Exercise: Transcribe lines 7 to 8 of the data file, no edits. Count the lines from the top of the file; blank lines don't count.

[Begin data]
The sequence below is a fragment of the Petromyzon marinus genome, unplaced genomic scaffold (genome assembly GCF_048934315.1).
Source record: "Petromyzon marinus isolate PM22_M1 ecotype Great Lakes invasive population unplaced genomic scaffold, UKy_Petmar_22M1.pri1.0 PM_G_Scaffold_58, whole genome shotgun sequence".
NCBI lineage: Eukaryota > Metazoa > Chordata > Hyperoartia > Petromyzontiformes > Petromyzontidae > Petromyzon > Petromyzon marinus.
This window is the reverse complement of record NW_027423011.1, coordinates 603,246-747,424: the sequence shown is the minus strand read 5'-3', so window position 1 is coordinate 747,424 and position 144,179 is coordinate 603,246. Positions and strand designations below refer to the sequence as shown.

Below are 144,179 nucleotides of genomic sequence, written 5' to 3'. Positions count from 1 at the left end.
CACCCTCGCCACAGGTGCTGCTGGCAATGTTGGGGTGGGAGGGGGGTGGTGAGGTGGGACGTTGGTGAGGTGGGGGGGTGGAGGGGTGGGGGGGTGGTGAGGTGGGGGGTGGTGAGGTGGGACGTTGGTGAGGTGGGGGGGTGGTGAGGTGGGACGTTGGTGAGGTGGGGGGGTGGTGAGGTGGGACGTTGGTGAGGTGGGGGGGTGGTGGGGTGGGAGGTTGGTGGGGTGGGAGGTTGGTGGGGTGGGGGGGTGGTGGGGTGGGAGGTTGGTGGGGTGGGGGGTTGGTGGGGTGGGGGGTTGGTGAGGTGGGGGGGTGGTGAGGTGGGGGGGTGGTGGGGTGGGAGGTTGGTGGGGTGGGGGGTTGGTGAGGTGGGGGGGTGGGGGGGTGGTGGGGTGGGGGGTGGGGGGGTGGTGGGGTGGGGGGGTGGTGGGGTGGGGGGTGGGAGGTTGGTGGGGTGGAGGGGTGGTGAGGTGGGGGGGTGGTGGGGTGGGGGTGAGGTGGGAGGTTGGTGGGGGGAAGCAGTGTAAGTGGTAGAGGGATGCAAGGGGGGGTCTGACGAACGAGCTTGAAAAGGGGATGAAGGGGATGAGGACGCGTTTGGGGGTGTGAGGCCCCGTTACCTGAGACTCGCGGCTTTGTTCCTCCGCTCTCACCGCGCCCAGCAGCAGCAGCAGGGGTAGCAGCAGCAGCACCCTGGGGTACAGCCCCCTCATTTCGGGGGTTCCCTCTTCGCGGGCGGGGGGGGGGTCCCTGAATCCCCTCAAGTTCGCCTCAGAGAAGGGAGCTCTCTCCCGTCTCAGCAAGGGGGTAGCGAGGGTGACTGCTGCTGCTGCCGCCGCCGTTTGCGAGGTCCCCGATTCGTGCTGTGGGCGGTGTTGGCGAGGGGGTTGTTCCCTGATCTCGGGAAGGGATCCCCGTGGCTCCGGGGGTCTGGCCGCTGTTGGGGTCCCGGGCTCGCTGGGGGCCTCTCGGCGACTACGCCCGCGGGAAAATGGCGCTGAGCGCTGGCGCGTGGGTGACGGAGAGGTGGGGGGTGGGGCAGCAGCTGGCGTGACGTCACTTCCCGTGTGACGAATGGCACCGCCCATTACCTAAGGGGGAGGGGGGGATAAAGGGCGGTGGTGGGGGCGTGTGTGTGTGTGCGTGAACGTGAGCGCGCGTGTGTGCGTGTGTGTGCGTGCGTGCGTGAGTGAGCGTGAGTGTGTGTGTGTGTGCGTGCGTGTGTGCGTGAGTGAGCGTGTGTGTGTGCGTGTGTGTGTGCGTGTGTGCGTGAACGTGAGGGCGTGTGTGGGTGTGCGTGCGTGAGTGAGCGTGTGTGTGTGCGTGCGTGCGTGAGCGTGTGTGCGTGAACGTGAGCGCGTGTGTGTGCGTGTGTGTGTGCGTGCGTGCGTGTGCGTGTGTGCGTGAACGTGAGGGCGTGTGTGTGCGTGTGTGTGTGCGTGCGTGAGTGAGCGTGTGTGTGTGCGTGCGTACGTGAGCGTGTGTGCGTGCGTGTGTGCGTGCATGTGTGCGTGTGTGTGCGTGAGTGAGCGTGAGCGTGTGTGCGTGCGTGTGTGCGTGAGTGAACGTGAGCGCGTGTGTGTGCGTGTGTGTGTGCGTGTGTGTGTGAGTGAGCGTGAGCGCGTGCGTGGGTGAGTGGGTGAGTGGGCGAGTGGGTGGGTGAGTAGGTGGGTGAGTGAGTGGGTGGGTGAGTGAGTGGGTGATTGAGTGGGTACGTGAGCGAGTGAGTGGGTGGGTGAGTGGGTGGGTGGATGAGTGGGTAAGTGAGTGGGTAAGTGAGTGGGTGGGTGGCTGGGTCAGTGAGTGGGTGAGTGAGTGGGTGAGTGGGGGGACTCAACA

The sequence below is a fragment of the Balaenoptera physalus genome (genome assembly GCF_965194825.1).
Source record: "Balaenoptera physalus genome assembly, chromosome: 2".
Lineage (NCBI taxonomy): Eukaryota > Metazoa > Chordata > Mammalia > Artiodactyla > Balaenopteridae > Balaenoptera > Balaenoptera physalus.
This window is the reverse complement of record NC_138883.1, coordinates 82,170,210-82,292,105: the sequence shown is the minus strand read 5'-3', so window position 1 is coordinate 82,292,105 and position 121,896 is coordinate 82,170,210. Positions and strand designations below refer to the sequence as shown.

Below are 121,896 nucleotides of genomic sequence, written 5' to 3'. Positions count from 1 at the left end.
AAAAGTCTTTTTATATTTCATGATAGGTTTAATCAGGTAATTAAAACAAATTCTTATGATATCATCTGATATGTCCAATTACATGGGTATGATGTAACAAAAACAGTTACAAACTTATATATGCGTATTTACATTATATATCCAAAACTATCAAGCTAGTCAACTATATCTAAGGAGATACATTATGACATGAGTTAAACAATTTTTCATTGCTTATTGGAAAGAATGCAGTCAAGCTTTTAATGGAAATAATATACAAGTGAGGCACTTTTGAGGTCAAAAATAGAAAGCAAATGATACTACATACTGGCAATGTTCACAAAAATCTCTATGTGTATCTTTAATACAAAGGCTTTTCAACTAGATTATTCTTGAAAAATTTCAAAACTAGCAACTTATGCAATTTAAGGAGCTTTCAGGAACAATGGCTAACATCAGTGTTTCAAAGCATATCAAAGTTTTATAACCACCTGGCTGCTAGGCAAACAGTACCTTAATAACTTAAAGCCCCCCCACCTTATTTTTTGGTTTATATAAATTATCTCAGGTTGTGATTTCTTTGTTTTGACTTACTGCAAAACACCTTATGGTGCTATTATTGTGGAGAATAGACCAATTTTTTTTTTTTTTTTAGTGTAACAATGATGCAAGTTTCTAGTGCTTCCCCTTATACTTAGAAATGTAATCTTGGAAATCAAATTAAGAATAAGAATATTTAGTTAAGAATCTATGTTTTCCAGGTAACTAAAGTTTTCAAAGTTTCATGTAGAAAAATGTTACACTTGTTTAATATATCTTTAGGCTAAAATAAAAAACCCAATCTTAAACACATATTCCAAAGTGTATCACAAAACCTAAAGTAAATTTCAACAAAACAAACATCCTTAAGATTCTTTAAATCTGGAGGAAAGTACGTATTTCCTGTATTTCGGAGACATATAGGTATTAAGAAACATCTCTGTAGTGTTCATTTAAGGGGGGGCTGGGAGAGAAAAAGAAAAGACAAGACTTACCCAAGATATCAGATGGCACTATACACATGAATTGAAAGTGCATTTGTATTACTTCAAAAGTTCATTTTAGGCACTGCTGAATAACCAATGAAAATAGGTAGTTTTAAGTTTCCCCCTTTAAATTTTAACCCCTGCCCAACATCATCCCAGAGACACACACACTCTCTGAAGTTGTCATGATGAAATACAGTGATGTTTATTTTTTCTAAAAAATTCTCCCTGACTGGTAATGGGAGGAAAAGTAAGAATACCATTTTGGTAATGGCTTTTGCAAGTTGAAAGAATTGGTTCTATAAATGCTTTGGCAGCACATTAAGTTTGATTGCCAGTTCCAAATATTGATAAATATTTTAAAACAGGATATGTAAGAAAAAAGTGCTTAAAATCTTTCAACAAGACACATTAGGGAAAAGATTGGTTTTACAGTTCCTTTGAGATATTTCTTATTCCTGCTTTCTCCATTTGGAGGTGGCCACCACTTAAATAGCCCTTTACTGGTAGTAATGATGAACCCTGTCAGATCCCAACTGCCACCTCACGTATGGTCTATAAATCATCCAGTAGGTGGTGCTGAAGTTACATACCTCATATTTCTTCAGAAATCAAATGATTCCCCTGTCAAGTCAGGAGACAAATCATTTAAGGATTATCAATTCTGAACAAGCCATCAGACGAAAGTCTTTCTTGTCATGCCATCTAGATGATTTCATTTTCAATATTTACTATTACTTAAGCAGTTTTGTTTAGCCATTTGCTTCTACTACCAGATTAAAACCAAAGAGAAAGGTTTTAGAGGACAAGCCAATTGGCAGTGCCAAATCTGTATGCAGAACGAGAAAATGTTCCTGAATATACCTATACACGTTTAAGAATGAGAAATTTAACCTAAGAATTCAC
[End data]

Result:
The sequence below is a fragment of the Balaenoptera physalus genome (genome assembly GCF_965194825.1).
Source record: "Balaenoptera physalus genome assembly, chromosome: 2".